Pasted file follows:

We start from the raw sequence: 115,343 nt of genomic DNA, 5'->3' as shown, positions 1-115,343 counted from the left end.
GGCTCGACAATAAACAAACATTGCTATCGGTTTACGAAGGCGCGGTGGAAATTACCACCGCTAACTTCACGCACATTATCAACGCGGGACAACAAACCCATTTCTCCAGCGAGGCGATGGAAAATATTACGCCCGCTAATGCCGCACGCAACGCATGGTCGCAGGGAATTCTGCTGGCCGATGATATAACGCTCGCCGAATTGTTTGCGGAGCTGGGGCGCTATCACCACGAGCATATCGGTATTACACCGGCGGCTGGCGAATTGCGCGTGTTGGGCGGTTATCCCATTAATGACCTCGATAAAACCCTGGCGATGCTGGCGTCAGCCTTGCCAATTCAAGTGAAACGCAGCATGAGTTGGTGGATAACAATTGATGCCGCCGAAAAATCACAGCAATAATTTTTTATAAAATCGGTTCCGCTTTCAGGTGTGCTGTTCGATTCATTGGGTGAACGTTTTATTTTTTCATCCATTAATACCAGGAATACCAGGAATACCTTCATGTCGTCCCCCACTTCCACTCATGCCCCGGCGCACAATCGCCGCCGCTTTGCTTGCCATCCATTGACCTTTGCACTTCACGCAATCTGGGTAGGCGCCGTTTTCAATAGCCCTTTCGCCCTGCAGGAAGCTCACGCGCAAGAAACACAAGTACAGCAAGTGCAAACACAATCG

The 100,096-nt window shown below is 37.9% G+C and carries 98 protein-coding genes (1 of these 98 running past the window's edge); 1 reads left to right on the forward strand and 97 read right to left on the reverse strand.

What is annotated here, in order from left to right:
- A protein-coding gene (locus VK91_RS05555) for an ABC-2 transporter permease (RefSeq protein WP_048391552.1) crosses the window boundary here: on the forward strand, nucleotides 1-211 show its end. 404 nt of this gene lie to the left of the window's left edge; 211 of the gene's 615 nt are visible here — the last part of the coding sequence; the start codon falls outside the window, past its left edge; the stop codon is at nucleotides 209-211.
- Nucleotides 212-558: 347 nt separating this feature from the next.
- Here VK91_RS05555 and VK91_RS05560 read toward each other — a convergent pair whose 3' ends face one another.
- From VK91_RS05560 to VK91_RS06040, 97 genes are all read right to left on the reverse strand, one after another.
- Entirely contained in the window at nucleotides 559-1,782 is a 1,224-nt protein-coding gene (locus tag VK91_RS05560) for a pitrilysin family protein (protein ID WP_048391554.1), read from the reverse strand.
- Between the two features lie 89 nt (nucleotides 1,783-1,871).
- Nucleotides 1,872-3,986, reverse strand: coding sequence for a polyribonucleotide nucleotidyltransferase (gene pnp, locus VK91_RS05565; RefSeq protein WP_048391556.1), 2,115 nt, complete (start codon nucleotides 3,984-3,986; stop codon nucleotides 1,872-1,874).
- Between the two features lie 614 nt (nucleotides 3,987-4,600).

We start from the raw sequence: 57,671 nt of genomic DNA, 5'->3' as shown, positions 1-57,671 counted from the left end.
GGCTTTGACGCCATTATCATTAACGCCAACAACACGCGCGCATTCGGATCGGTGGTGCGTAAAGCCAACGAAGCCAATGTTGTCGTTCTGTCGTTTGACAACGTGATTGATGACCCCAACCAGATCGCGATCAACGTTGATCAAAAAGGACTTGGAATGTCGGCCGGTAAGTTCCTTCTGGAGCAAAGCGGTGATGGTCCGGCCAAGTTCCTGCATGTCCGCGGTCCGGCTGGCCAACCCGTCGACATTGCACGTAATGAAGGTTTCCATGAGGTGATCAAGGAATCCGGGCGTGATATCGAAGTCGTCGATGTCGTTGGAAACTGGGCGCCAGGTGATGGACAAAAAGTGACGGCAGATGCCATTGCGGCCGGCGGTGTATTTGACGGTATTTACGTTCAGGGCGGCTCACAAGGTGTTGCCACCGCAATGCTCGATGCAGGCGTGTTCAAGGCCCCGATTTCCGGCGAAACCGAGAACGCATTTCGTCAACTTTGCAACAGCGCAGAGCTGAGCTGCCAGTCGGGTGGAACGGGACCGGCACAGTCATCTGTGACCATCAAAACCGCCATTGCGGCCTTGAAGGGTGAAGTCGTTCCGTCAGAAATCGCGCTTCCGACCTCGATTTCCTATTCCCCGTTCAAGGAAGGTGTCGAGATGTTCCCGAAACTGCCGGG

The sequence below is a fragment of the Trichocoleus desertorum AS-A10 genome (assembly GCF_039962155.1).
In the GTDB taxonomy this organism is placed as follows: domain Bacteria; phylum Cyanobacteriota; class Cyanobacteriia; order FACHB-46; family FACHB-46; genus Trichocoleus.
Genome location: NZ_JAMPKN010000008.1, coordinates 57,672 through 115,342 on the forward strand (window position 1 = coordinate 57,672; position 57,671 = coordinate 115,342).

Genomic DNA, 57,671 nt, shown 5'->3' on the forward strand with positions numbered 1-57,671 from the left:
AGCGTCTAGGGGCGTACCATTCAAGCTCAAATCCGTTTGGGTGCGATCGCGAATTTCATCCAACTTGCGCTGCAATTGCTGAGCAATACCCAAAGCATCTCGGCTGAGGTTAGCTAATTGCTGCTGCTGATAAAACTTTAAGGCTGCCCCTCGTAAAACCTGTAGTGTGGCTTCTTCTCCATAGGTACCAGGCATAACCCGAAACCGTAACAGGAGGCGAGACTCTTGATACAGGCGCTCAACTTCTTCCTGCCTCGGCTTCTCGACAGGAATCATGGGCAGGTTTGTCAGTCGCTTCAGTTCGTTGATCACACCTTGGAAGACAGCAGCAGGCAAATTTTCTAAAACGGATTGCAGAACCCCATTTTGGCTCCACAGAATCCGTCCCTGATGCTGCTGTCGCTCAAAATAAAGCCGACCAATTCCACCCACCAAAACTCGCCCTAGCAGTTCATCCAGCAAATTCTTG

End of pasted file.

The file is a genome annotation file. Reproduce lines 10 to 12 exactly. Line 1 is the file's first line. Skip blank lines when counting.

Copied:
- Between the two features lie 89 nt (nucleotides 1,783-1,871).
- Nucleotides 1,872-3,986, reverse strand: coding sequence for a polyribonucleotide nucleotidyltransferase (gene pnp, locus VK91_RS05565; RefSeq protein WP_048391556.1), 2,115 nt, complete (start codon nucleotides 3,984-3,986; stop codon nucleotides 1,872-1,874).
- Between the two features lie 614 nt (nucleotides 3,987-4,600).